Africa is faced with loads of challenges that cannot be solved by the wave of a magic wand or the hocus-pocus performed on the soapbox by politicians in their bid to garner votes and win elections. The problems are deeply rooted and numerous. It will take a great deal of vision, focus, hard work, dedication, self-sacrifice, with massive adoption and deployment of technology as well as human capital development before the continent starts moving forward.
The global spread of the deadly coronavirus caught many African countries napping, forcing many of them to emulate the more advanced countries in initiating lockdown protocols, which ensured that people stayed at home and maintained social distancing, in order to contain the spread of the virus.
African countries could, however, not match the palliatives extended by the developed countries to their citizens for several reasons but that is a story for another day. Aside from the fact that many Africans could not have access to palliatives from their governments during the period the lockdown lasted, many businesses were also closed as directed by the authorities.
Many companies that were able to key their business processes into technology before now, switched to working from home while data and sometimes, fuel for running generators were provided to these workers by their employees.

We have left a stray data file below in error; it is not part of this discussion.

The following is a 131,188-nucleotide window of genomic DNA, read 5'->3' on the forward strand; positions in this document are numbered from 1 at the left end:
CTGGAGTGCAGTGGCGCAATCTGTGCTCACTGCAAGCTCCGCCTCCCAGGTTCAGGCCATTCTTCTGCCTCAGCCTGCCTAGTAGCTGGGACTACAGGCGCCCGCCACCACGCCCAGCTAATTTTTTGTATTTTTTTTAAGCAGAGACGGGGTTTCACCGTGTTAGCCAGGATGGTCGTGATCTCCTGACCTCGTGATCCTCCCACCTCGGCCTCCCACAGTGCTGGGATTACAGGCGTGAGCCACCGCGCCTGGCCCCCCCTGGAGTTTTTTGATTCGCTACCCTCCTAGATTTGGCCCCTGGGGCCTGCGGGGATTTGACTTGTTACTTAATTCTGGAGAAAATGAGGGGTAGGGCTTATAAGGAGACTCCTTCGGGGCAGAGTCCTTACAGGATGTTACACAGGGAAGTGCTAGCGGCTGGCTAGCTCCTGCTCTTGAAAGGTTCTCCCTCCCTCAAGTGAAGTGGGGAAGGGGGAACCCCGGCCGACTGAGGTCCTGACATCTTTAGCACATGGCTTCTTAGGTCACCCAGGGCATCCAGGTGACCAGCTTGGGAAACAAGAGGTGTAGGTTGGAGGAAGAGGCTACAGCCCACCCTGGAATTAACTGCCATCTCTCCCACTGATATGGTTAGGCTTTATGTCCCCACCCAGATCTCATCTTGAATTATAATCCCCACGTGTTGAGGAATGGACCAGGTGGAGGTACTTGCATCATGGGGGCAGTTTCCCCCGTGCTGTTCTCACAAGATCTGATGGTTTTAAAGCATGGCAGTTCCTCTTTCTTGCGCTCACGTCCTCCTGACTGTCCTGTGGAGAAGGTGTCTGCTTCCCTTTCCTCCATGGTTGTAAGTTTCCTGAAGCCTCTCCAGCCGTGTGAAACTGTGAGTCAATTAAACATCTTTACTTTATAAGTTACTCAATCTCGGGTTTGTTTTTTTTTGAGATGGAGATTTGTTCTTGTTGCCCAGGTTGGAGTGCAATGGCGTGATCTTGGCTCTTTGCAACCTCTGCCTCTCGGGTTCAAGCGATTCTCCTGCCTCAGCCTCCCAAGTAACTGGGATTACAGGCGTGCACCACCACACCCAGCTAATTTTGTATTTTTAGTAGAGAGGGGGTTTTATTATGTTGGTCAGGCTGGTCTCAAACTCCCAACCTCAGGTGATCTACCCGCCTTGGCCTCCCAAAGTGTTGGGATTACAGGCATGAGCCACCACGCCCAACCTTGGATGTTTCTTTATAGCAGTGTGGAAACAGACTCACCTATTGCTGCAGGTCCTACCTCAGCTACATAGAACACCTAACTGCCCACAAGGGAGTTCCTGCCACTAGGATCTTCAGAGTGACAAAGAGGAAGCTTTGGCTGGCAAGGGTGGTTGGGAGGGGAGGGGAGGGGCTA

The work at home concept worked well in the western world and in some parts of Asia because they have a working system and have invested massively in technology. The work from home concept is not a new thing for them as they have been gradually shifting to this sphere but it is not the case in Africa, especially, in Sub-Sahara Africa, where the adoption of technology, is still on the low side.
In many cases, having their employees work from home assisted many businesses to keep running during the lockdown. This has started to generate views in certain quarters that post-COVID-19, many employees of businesses will start to work from home instead of commuting to/from their office locations, every day.
One argument that caught my attention and which I intend to touch on today is one that is making the rounds that there might be no need for utilising the services provided by co-working spaces post-COVID-19. In deciding whether this could hold true or not, one needs to put a lot of things into perspective.
Many small-scale businesses and start-ups are the major clients that use co-working facilities because the prices are affordable as they are unable to afford to rent large office spaces.
Working from home is good, no doubt, as it gives one the flexibility of attending to tasks without having to worry about commuting to/from a physical location. However, working from home too, like everything in life, has its advantages and disadvantages while the benefits of working from a co-working space cannot also be discountenanced.
One of the attributes of working from a co-working space is that it is, — Finish Reading on the Punch